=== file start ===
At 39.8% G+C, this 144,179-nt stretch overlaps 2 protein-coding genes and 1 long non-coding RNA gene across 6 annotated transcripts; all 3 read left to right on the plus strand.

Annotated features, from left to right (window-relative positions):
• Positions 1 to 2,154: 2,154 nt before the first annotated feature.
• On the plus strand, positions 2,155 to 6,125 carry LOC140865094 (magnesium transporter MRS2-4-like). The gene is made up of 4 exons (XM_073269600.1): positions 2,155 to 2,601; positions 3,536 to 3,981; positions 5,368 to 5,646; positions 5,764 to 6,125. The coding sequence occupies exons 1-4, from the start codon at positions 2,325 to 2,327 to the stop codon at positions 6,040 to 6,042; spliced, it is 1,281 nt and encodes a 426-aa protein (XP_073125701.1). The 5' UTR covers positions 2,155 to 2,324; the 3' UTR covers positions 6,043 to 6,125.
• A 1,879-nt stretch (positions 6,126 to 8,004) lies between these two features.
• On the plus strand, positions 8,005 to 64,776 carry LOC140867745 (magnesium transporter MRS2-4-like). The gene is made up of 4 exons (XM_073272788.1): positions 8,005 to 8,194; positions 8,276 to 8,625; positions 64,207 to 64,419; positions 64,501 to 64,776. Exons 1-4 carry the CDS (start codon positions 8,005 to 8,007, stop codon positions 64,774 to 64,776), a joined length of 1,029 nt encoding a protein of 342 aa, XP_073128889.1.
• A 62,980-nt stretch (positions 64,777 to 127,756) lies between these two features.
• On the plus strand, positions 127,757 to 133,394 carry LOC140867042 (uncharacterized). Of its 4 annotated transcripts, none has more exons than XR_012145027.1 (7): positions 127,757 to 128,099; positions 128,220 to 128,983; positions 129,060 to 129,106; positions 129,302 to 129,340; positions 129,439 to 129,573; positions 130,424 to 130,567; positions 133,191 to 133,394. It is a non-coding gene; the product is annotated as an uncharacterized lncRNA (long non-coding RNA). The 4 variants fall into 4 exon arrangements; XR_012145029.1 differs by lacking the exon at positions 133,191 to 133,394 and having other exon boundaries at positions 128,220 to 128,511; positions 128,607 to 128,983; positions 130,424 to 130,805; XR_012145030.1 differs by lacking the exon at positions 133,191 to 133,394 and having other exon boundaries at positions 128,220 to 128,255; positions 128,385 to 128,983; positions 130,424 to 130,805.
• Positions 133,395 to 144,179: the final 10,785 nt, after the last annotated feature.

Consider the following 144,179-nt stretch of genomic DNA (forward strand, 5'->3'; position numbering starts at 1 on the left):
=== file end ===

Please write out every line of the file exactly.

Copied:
At 39.8% G+C, this 144,179-nt stretch overlaps 2 protein-coding genes and 1 long non-coding RNA gene across 6 annotated transcripts; all 3 read left to right on the plus strand.

Annotated features, from left to right (window-relative positions):
• Positions 1 to 2,154: 2,154 nt before the first annotated feature.
• On the plus strand, positions 2,155 to 6,125 carry LOC140865094 (magnesium transporter MRS2-4-like). The gene is made up of 4 exons (XM_073269600.1): positions 2,155 to 2,601; positions 3,536 to 3,981; positions 5,368 to 5,646; positions 5,764 to 6,125. The coding sequence occupies exons 1-4, from the start codon at positions 2,325 to 2,327 to the stop codon at positions 6,040 to 6,042; spliced, it is 1,281 nt and encodes a 426-aa protein (XP_073125701.1). The 5' UTR covers positions 2,155 to 2,324; the 3' UTR covers positions 6,043 to 6,125.
• A 1,879-nt stretch (positions 6,126 to 8,004) lies between these two features.
• On the plus strand, positions 8,005 to 64,776 carry LOC140867745 (magnesium transporter MRS2-4-like). The gene is made up of 4 exons (XM_073272788.1): positions 8,005 to 8,194; positions 8,276 to 8,625; positions 64,207 to 64,419; positions 64,501 to 64,776. Exons 1-4 carry the CDS (start codon positions 8,005 to 8,007, stop codon positions 64,774 to 64,776), a joined length of 1,029 nt encoding a protein of 342 aa, XP_073128889.1.
• A 62,980-nt stretch (positions 64,777 to 127,756) lies between these two features.
• On the plus strand, positions 127,757 to 133,394 carry LOC140867042 (uncharacterized). Of its 4 annotated transcripts, none has more exons than XR_012145027.1 (7): positions 127,757 to 128,099; positions 128,220 to 128,983; positions 129,060 to 129,106; positions 129,302 to 129,340; positions 129,439 to 129,573; positions 130,424 to 130,567; positions 133,191 to 133,394. It is a non-coding gene; the product is annotated as an uncharacterized lncRNA (long non-coding RNA). The 4 variants fall into 4 exon arrangements; XR_012145029.1 differs by lacking the exon at positions 133,191 to 133,394 and having other exon boundaries at positions 128,220 to 128,511; positions 128,607 to 128,983; positions 130,424 to 130,805; XR_012145030.1 differs by lacking the exon at positions 133,191 to 133,394 and having other exon boundaries at positions 128,220 to 128,255; positions 128,385 to 128,983; positions 130,424 to 130,805.
• Positions 133,395 to 144,179: the final 10,785 nt, after the last annotated feature.

Consider the following 144,179-nt stretch of genomic DNA (forward strand, 5'->3'; position numbering starts at 1 on the left):